Six months after a Russian sub lurking off the coast of Stockholm triggered Sweden’s biggest naval mobilization since the Cold War, officials in Finland said Tuesday that the country’s military had fired underwater depth charges at a suspicious vessel in waters near Helsinki.
Finnish military officials said the vessel appeared to be a submarine, but they were not certain and did not have clear evidence the vessel belonged to Russia. They also said it appeared to have left the area after the dispatching of the depth charges — roughly the size of hand-held grenades.
The development comes amid months of claims by Western and Eastern European military officials that Russian fighter jets and navel vessels have increased the frequency of their surprise incursions into the airspace and waters of other nations. Moscow, in turn, has complained about what it says are Western provocations along its border, including expanded military supplies to Ukraine and joint military exercises with countries all along the border with Russia in recent months.
Following Moscow’s annexation of Ukraine’s Crimean Peninsula last year, officials from several Eastern European nations first noted an uptick in the unannounced incursions.
In October, NATO officials claimed the Russian air force had flown an Ilyushin-20 spy plane into Estonian airspace, triggering a swift reaction from NATO fighter jets patrolling the area. The incident came after Sweden had scrambled a fleet of vessels to search for a suspected sub sighted about 30 miles off the coast of Stockholm in the Baltic Sea.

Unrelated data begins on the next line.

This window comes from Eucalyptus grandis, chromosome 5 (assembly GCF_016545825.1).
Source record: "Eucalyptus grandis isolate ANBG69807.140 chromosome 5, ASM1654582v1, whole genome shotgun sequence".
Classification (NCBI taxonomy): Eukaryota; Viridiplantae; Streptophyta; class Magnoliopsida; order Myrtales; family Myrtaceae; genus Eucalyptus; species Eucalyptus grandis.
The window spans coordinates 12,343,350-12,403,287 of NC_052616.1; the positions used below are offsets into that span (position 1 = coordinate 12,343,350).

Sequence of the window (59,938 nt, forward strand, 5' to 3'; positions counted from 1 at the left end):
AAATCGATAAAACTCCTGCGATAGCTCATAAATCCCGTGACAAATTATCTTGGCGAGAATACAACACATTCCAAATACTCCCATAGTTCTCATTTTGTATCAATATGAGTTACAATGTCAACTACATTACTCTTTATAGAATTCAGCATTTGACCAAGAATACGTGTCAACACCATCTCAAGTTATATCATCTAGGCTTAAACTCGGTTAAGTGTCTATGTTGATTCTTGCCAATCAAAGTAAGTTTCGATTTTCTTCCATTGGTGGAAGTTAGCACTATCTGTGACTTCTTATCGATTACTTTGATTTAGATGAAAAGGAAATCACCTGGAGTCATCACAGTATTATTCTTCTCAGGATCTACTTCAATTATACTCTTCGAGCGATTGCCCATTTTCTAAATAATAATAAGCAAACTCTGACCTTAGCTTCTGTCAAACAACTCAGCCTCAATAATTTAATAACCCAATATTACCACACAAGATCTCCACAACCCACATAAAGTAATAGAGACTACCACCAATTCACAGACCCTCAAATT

The ongoing war between Moscow-backed separatists and Ukraine’s military, meanwhile, has put nerves on edge in several nations along Russia’s western borders.
Finland shares an 833-mile border with Russia, and distrust toward Moscow has been a running theme in Finnish politics and society since the 1939-40 Winter War, when the Soviet Union seized sections of Finnish territory. The animosity has escalated over the past year of Russian air force sorties and military border exercises in the area.
Finland’s navy said it noticed an underwater target off Helsinki on Monday and again on Tuesday before deciding to fire the depth charges.
Defense Minister Carl Haglund said Finland has rarely used such warning charges, telling the Finnish news agency STT: “We strongly suspect that there has been underwater activity that does not belong there. Of course, it is always serious if our territorial waters have been violated.”
Finnish Commodore Olavi Jantunen told the Helsingin Sonamat newspaper that the underwater charges were “not intended to damage the target, the purpose is to let the target know that it has been noticed,” according to a report from the Reuters news agency.
Moscow’s relations with both Sweden and Finland took a turn for the worse earlier this month after Russian officials complained that the two countries were considering closer cooperation with NATO.
“Contrary to the past years, Northern European military cooperation is now positioning itself against Russia. This can undermine positive constructive cooperation,” Russia’s Foreign Ministry said in an April 12 statement.
Finish Prime Minister Alexander Stubb countered that “no other country, of course, has a veto over Finland’s decisions.”